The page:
June 2019

In this section of Campus, EuropeNow features a selection of scholarly articles and books on topics pertinent to the teaching of Europe or teaching in Europe that were published within the last 5 years. This dynamic bibliography, with monthly installments, seeks to highlight both pedagogy research as well as critical analyses of debates taking place in higher education in and about Europe.

If you are interested in reviewing any of the books featured in any of our Campus Round-Ups, please contact our Research and Pedagogy Chair, Hélène Ducros, at helene@alumni.unc.edu


1. “Higher Education Staff and Brexit: Is the UK Losing the Youngest and Brightest from Other EU Countries?”

Since the Brexit referendum in 2016, and the formal act of triggering article 50 by Theresa May’s cabinet in 2017, the UK has entered a period of negotiations, the outcome of which, and also the terms of the post-exiting phase, are still uncertain. In this period of uncertainty, the mobility of people is one of the main issues at stake. The topic is important for the higher education sector where the percentage of (other) European Union staff in UK universities has grown at an impressive rate in recent years before the Brexit referendum. This paper draws from official Higher Education Statistic Agency (HESA) data to investigate if there is any inversion of this trend in the British system, arguing that some ‘Brexodus’ of academic staff–meaning a decrease in the percentage of other EU nationals–has already started for some academics, namely the youngest and the brightest.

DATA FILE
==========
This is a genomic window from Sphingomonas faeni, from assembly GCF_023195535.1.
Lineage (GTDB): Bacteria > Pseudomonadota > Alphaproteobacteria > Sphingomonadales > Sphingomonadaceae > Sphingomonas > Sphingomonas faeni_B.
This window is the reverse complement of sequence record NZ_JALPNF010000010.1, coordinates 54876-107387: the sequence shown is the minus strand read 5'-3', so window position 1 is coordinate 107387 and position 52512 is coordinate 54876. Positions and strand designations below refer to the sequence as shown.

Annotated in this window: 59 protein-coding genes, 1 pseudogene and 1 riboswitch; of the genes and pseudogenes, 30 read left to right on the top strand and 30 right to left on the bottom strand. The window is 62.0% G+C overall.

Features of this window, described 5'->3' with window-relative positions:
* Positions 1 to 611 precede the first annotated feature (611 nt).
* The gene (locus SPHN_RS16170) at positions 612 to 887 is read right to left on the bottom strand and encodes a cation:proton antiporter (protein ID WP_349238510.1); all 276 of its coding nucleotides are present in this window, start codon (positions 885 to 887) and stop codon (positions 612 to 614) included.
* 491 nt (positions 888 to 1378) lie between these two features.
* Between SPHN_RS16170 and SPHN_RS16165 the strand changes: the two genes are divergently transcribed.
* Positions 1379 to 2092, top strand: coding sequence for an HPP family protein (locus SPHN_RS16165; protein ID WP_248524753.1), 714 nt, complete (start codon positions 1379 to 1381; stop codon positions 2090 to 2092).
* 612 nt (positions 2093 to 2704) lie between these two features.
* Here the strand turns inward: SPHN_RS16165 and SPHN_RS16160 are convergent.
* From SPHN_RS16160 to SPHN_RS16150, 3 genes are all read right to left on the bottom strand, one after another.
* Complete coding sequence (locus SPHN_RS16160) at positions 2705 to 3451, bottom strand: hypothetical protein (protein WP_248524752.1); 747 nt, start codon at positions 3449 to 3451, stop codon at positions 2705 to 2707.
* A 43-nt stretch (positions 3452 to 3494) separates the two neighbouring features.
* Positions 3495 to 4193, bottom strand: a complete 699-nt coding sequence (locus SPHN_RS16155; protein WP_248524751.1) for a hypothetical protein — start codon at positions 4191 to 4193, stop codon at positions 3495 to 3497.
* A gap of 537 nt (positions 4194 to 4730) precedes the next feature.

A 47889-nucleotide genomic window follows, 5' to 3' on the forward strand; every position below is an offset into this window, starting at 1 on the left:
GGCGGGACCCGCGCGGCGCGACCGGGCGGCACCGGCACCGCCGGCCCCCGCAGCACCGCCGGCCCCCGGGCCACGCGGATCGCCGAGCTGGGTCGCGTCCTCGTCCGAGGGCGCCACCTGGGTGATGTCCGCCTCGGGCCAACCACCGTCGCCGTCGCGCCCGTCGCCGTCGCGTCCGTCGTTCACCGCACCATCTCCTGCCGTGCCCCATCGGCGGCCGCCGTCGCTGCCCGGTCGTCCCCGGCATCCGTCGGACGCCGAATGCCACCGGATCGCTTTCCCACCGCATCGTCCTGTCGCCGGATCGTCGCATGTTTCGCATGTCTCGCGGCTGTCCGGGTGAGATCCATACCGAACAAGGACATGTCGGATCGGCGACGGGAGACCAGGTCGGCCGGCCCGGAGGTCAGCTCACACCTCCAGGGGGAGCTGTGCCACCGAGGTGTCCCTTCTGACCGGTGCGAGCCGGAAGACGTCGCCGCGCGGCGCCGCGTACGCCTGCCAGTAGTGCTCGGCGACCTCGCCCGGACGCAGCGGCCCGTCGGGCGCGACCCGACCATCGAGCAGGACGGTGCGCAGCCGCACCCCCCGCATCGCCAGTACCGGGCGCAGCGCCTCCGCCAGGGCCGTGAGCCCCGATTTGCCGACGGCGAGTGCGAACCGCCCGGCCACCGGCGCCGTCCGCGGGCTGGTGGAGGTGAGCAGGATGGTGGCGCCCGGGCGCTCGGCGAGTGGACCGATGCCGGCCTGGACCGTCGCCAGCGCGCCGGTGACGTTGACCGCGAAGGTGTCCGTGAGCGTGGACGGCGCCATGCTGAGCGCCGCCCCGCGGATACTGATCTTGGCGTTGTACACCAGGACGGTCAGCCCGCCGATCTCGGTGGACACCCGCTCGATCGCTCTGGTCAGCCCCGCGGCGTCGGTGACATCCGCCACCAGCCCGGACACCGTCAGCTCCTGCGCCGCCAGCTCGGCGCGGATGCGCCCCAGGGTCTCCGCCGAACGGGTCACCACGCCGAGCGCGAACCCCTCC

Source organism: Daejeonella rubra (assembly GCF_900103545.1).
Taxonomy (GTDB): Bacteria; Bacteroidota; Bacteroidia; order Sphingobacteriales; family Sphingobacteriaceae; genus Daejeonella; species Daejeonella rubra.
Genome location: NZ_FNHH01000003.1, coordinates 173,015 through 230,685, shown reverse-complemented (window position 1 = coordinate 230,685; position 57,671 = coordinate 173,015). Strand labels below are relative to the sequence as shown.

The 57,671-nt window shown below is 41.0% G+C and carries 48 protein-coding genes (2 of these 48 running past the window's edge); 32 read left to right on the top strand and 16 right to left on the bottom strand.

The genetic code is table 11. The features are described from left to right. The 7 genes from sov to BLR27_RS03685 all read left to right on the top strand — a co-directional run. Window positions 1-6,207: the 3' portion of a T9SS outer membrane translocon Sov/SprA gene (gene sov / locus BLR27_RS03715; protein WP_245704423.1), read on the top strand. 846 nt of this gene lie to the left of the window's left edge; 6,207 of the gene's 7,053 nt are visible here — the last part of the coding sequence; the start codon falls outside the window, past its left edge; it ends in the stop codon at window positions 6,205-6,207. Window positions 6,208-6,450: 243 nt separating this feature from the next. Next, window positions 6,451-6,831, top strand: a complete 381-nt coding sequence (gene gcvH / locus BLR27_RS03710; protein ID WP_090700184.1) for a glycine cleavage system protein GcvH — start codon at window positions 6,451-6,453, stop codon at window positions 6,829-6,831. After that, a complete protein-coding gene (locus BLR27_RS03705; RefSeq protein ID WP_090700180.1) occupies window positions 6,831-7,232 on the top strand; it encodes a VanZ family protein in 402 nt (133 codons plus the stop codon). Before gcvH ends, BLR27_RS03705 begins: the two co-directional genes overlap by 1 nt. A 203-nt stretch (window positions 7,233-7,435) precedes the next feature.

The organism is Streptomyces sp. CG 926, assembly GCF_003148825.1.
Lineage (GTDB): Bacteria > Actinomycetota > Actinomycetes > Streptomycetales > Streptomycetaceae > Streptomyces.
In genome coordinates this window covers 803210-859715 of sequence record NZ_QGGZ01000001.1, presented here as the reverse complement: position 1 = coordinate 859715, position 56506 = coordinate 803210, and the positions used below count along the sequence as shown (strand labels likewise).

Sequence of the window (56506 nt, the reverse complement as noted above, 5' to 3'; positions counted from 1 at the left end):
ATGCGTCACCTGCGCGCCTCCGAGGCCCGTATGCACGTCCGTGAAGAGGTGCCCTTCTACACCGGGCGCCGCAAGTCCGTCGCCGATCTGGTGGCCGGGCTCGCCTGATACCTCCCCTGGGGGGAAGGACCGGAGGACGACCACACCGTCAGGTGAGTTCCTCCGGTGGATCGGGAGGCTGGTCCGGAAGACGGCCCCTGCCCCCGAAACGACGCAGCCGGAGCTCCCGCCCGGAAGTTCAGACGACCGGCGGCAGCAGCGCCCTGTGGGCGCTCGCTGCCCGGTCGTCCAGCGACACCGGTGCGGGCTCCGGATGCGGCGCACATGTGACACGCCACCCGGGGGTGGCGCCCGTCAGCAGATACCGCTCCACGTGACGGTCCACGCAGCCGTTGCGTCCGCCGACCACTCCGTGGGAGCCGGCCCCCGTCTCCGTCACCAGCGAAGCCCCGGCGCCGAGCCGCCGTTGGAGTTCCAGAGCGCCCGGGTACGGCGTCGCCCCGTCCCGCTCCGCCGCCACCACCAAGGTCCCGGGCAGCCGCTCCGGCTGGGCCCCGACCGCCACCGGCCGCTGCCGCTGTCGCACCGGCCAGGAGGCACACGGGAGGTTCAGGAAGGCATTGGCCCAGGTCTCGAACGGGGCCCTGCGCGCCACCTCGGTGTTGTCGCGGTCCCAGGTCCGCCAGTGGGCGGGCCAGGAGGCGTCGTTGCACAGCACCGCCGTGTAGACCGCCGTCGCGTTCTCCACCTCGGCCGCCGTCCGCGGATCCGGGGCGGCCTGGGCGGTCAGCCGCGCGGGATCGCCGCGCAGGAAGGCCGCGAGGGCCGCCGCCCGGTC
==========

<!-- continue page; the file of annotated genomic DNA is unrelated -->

Read the full article by Giulio Marini in Tertiary Education and Management

2. “Teaching Assessment and Perceived Quality of Teaching: A Longitudinal Study Among Academics in Three European Countries”

European institutions of higher education have increasingly sought to improve the accountability and transparency of teaching and research with formal procedures and performance criteria. In a longitudinal analysis conducted in faculties of social sciences and economics at universities in the Netherlands, Sweden and the United Kingdom, we examined ways in which academics have experienced the expanded use of teaching assessments and its impact on the perceived quality of teaching. Results revealed that teaching assessments in the three countries have become more institutionalized, as skepticism of their principles have been replaced with resilience and pragmatism in assessment instruments and, among individual instructors, with sharpened focus on the operational side of teaching. Although faculty members acknowledged benefits of teaching assessments, they could not envision how the assessments would improve the quality of teaching. In response, we offer a theoretical explanation of those trends that extends the development of micro-institutional theory.

Read the full article by Christine Teelken in European Journal of Higher Education

3. “The Sensitive Scars of the Second World War in Teaching European History”